First Palette Kids’ Crafts: Poinsettia Ornament

Planet Smarty Pants: Poinsettia Crafts for Christmas – 12 Crafts suggested, most made from recycled items.

Artists Helping Children: Christmas Poinsettias – Three poinsettia crafts are offered on this site: One using cardboard tubes, a coloring page, and a finger print picture.

Super Coloring: Poinsettia Coloring Pages – 6 pages offered. Mistletoe and Poinsettia Coloring Pages – 7 poinsettia coloring pages offered.


YouTube: Poinsettia Playlist –  Learn about the history of poinsettia, how to care for them, make some crafts, and listen to a story read by the author.

Here’s one of the videos in the list… How to fold a poinsettia flower, origami

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Play With The Wind

One of the best ways to learn about math and physics at the same time is to play with the wind! Here are some of the fun things you can do with the wind located here on Funschooling & Recreational Learning:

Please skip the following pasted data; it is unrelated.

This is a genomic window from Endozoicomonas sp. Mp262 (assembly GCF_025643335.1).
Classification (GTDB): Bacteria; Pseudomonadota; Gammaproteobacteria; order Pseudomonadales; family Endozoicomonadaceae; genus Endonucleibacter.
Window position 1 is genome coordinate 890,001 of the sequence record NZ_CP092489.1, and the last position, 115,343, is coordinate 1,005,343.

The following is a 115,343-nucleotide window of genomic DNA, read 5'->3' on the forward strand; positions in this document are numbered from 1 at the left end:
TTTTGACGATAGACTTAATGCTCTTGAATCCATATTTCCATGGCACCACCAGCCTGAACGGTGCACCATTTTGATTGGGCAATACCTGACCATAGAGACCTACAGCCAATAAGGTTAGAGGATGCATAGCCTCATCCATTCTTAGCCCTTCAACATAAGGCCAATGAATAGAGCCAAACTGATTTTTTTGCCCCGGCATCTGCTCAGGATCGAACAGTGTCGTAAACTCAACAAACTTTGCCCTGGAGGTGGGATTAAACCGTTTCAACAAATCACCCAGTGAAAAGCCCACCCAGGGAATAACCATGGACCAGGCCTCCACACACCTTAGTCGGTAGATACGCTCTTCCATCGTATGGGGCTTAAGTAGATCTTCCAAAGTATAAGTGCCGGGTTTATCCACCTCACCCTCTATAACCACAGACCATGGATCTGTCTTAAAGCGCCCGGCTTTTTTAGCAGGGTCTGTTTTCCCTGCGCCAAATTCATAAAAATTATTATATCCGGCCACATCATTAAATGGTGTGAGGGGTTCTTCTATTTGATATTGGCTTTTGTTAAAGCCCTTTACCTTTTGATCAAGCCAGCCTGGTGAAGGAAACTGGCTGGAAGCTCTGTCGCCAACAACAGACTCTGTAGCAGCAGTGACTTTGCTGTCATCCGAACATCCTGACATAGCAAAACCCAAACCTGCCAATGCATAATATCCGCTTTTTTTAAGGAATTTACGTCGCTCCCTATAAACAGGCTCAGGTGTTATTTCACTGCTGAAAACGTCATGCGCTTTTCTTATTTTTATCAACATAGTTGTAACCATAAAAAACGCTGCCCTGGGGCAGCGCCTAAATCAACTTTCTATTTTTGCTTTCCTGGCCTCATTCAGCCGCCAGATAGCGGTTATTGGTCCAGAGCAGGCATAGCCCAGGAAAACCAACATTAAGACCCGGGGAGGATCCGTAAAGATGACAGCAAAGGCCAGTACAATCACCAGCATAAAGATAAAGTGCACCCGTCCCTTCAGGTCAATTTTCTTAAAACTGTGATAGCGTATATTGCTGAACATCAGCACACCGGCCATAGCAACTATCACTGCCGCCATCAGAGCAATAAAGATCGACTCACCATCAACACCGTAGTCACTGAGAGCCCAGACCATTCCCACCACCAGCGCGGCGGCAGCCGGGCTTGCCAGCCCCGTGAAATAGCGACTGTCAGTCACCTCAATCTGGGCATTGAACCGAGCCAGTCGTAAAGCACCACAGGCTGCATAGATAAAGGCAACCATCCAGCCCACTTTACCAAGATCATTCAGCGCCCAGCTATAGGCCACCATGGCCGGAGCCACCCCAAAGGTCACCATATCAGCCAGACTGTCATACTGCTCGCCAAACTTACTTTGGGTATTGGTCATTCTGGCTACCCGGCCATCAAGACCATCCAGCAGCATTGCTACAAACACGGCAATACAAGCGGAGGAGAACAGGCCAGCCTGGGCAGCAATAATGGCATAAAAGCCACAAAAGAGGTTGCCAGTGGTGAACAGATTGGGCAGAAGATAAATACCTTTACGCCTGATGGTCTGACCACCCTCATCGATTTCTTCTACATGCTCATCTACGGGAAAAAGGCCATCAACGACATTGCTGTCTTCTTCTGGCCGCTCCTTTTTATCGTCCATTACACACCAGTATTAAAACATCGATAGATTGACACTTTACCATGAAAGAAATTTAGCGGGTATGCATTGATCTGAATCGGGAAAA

Fly a Kite –  How kites works, how to make and fly them. Includes stunt kites.

Bird Watch – Bird watching activities, bird treat ideas, and links to bird-related activities and information.

Blow Bubbles – Experiment with bubbles by making your own solution, and links to information to learn about what’s so fascinating about bubbles and bubble experiments.

Fly Paper Airplanes – Get instructions for making paper planes, tips and suggestions for flying them, and Guinness info.

Pom-Pom Shooter – Watch how the wind can carry a pom-pom and predict where it will land.

Play with Balloons – Information about balloons and instructions for the game Balloon Badminton.

Take a Hot Air Balloon Ride – Hot air balloon resources including the history of the first flight, the inventors, how it work, and printable activities and craft ideas. Plus activity suggestions and videos.

National Ride The Wind Day is celebrated on August 23 of each. It is meant to celebrate the anniversary of the first human-powered flight to win the Kremer Prize. Here are some of the fun ways you can celebrate the day as a family!

Hang glide – Paraglide – Windsurf – Play Frisbee – Make a Paper Sailboat

Make a Windmill 

To Learn More About National Ride The Wind Day please visit the following sites: